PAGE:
You see, when I made the pilgrimage plans, I did not realize that it would take us so long to adjust to walking again, and now I felt that we had an ambitious itinerary and perhaps not enough time in the Sasebo area.

The McDonald’s in Sasebo had a shrimp patty burger that was pretty tasty.
The friendly hostess told us that she had visited the USA a few years ago, because she is a saxophone player and went to perform at a music festival in the USA.
You never can tell anything about people by the job they do…

Temple #74 Mt. Iwato Tozenji Temple, has a beautiful manicured Japanese garden with all the design elements that give a Japanese garden a sense of tranquility and harmony.
There was a lily pond, a running brook of pure water, a stone lantern, koi fish, trimmed ficuses, a red maple, beautiful rocks and cherry trees.

In front of the gate of Tozen-ji Temple, stands a large camphor tree that reaches into the sky.
It is designated as a natural monument of Nagasaki Prefecture.
The trunk circumference is about 8 meters, the height is about 20 meters, and the tree is about 600 years old.
The branches stretch in all directions, full of vitality, and the leaves are still green and lush.
It is a sacred tree.

During the Wado era (708-715), Gyoki Bosatsu built a thatched hut here on Mt. Iwatoshi, which is now the current location of the temple.
He enshrined a Yakushi Nyorai, the Buddha of healing.

In the year 986, the monk Kankai built a temple here.
Through the years it deteriorated, and it was rebuilt in 1626.
The old healing Buddha that Gyoki had enshrined has a beautiful aged patina to it.

In front of the principal image, there is a mirror.
This is a common practice in Buddhism.
Sacred principal images in shrines and even monks who pray and chant, often hold a mirror with the reflecting side facing towards you.
The idea is that if you see holiness, you see your own holiness, and if you see evil, it is your own wrong thinking that is projected onto it.

It is said that the mirror in this temple is a magical mirror.
The reason why it is otherworldly (Makyo in Japanese) is because when you hold it up to a light of the sun, the picture engraved on the back will be projected.
It is a mysterious mirror and it is designated as a cultural property of Sasebo City.

The priest and his wife gave us tea and cookies.
Then when he heard that we did not come by car but were walking around Kyushu, he gave us gifts of two five color talismans for protection on our long journey.

The five colors of the talisman, he said, represent the five elements that make up the whole Universe.
My Japanese is very limited and he spoke no English, but somehow I understood what he said perfectly.
It was as if I intuitively could understand every word, even though my mind did not translate the words one by one.

He talked about how the Universe is composed of these five elements, and so are our bodies.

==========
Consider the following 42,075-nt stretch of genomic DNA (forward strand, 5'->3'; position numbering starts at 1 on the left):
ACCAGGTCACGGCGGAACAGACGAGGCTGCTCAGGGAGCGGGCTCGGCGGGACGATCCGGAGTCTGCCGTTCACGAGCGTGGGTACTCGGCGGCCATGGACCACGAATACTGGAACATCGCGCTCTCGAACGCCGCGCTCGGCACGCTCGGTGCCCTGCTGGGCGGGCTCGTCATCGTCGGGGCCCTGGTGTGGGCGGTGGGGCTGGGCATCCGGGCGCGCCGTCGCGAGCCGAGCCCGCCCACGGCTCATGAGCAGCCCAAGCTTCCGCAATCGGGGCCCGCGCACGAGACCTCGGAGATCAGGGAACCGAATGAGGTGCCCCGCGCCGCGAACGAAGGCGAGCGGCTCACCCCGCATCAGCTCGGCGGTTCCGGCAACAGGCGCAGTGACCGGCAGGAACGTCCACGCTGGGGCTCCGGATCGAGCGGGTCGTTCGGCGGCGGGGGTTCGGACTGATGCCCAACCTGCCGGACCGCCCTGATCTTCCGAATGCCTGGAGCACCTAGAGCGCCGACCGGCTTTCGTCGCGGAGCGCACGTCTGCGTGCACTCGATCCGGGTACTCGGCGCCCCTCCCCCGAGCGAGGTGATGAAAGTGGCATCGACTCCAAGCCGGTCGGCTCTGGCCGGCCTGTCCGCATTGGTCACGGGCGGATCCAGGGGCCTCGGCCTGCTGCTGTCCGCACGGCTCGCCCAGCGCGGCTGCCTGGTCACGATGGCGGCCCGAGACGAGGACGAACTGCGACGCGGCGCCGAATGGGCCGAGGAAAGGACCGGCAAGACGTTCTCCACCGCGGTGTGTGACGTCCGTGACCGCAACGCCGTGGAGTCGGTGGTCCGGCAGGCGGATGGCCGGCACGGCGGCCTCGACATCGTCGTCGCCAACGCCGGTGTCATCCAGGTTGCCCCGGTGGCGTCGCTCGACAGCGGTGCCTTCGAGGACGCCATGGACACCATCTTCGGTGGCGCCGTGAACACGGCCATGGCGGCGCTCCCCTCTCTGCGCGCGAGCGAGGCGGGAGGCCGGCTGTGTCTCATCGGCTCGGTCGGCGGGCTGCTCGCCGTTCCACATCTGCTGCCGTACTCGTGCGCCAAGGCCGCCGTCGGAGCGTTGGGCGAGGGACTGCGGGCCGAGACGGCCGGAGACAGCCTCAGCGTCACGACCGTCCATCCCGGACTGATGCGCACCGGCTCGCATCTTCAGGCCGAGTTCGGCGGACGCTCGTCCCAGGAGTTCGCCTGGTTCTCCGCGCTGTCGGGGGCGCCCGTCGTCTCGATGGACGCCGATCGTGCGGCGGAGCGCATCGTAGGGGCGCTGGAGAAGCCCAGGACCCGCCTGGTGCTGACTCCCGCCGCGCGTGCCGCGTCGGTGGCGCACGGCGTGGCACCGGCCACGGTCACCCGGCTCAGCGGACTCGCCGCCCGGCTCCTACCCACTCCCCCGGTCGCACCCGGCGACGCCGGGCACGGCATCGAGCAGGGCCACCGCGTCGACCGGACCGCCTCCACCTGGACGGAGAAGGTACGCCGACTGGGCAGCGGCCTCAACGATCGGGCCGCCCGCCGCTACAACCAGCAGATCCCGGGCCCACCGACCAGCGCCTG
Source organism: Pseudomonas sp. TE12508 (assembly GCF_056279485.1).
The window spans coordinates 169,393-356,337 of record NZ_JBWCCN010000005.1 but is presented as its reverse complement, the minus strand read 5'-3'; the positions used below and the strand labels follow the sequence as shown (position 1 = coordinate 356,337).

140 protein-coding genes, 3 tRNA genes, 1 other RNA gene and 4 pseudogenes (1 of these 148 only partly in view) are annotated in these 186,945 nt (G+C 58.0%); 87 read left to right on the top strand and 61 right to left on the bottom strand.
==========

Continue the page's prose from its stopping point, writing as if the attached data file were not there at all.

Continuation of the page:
No matter how small we feel at times, we are still part of everything in the Grand and Beautiful Universe.

Temple #72 Korin-in Temple of Mount Ro (Rozan, Korinin), is located just north of Sasebo station.

We arrived there just before closing time.
There were many cars and busy monks around, and various halls. Korin-in Temple is built on a steep hill.

Bishamon-do Hall, is a wooden hall with a flower shaped window. It enshrines a Bishamonten, the god of warfare and one of the four Heavenly kings.
His statue was transferred from Mt. Shigi in Nara.

There are the Thirteen Buddha statues in the garden and in the main hall, the principal image is Amida Buddha, made in the Kamakura period. It shines in gold colors.

The fish basket Kannon which stands in the temple, is one of the 33 incarnations of Kannon, holding a basket containing fish in her hand.
After saying our prayers and chanting, the monk gave us some cookies and wished us a safe journey.

From there, we walked to the Starbucks cafe in Kita Sasebo to rest before dinner.
We were surprised to see hundreds of Americans around Sasebo.

We found out that there is an American navy base in Sasebo with thousands of Navy personnel and their families.

For dinner, we had many Western style restaurants to choose from, including American diners, burger places and even a taco joint.
We chose to eat at the taco place, which was highly rated.
All the customers were Navy men and their wives, and all seemed to know one another.

The place was very small and we could hear every conversation.
One of the Americans, a pregnant woman sitting next to me, was looking on her iPhone at photos of tattoos she was planning to get.
It is amazing to be reminded of what fascinates each one of us…

In Japan, usually people do not leave any tips, it is not part of the culture to tip.
But when I went to pay my bill, I noticed that the Tip jar by the cash register, was filled with $10 USD bills.
In a tiny restaurant where our whole dinner bill was only $15 for two people, it is amazing that the Navy men leave such generous tips.

Back in our Onsen hotel, we soaked in a busy hot springs.
The hotel was not busy, but the hot springs are open to the public and local families came to soak at the end of the day.

Sending you healing vibes,

Stats: 27,220 steps
Today’s walk: 18.5 km
Kilometers walked to date: 354.5
Temples visited:
Temple #71 Lo-Zan, Jozenji
Temple #72 Ro-Zan, Korinin
Temple #74 Iwato-San, Tozenji

Leave a Reply

Your email address will not be published. Required fields are marked *

%d bloggers like this: